Linked by Thom Holwerda on Thu 13th Oct 2011 21:33 UTC, submitted by mahmudinashar
Ubuntu, Kubuntu, Xubuntu Ah, it's that time of the year again. We already had this up on the sidebar, but I figured we'd turn it into a proper front page item - mostly because I want to discuss the move by the Ubuntu team to no longer install GNOME 2 as the 'classic' desktop option - which pretty much ends any and all involvement for me with Ubuntu (KDE 4 here I come). There's more to this than just that, of course, so those of you who do like Unity still have enough reason to upgrade.
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RE[7]: @Thom
by lemur2 on Fri 14th Oct 2011 01:53 UTC in reply to "RE[6]: @Thom"
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"None of your reported performance or stability issues occur on any of the many KDE installations I have done, and I have done quite a few, over a wide range of Intel/Intel and AMD/ATI hardware.
Go figure, your experience isn't the same as his.
If KDE4 itself were the issue, then it would be an issue for everyone, and I too would have seen such issues. You are ascribing to KDE4 issues which have nothing to do with KDE4. You are at least two years behind the curve.
Or maybe there are bugs in software that pop up with certain configurations and not with others. Maybe?

Maybe, but what has it (the fact that Gentoo and PC-BSD are borked) got to do with KDE4? Bugs which crop up only with certain configurations and not with others happen to all software, not the least with GNOME. Get real. Frankly, you sound like you are desperate to come up with something, anything, which you can irrationally hold against KDE4.

"I do have a highly recommended tip ... don't use proprietary drivers, especially for ATI cards.
I've used Nouveau and KWin still slows down after a while. Actually, no, I'm lying. I'm also being paid by Microsoft to astroturf KDE4 threads in hopes it won't take over the desktop and diminish Windows' marketshare because it's so good. Your KDE praise is getting tiring, really. We get it -- you like your DE of choice. Maybe others DON'T appreciate cluttered UIs, 1000 options to configure apps and a desktop environment that gets in your way all the time. Or maybe it doesn't work correctly with our hardware, and every new version is the one that supposedly fixes the problems. You don't have to convince everyone to switch to KDE to feel happy about your choice, you know.. "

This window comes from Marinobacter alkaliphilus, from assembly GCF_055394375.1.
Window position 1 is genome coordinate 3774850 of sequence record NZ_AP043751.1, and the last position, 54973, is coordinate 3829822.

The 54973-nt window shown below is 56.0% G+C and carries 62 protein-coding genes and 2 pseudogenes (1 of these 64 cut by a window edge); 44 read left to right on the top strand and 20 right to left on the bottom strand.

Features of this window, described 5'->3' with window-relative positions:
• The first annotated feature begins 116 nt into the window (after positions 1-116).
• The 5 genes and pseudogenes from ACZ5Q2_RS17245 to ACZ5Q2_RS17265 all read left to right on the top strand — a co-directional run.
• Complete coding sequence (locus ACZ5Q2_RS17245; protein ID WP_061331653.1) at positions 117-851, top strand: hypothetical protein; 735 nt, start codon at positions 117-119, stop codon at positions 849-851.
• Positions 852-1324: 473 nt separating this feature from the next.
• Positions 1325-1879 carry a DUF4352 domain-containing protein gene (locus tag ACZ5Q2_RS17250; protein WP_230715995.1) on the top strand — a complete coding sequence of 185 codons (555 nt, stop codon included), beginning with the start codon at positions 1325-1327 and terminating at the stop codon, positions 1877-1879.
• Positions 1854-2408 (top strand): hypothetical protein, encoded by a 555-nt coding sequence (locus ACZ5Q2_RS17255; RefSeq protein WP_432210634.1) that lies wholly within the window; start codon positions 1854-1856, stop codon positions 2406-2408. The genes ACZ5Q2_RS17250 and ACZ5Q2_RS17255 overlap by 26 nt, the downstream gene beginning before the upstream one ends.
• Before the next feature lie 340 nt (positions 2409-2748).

If people don't like it then they don't like it, fine. No problem. BTW, the reason for having options is to let people set it up exactly how they like, so it DOESN'T get in their way. Unlike GNOME, KDE excels at this.

The only reason why I mention all these things is to raise a counterpoint to all the disparaging that goes on. The likes of Jason Bourne's comments, for example, claiming that there were no good KDE applications when he doesn't even know many of them that exist. Or claiming that people would be bothered by the occasional "k" in the name of an application, for that matter a name that they didn't even see on the menu. People should just try it for themselves, and decide for themselves.

Ill-informed naysayers who are desperate for people NOT to try it will happily post utter rubbish to forums such as this disparagining something which they know nothing about and haven't even tried themselves. It is their voices which need to have an opposing voice. It is dead easy to spread negative vibes and criticism, and it can be very effective at stopping people from trying something.

My concern is that people will listen to the naysayers and hence miss out on something that could be very good for them.

Edited 2011-10-14 02:05 UTC

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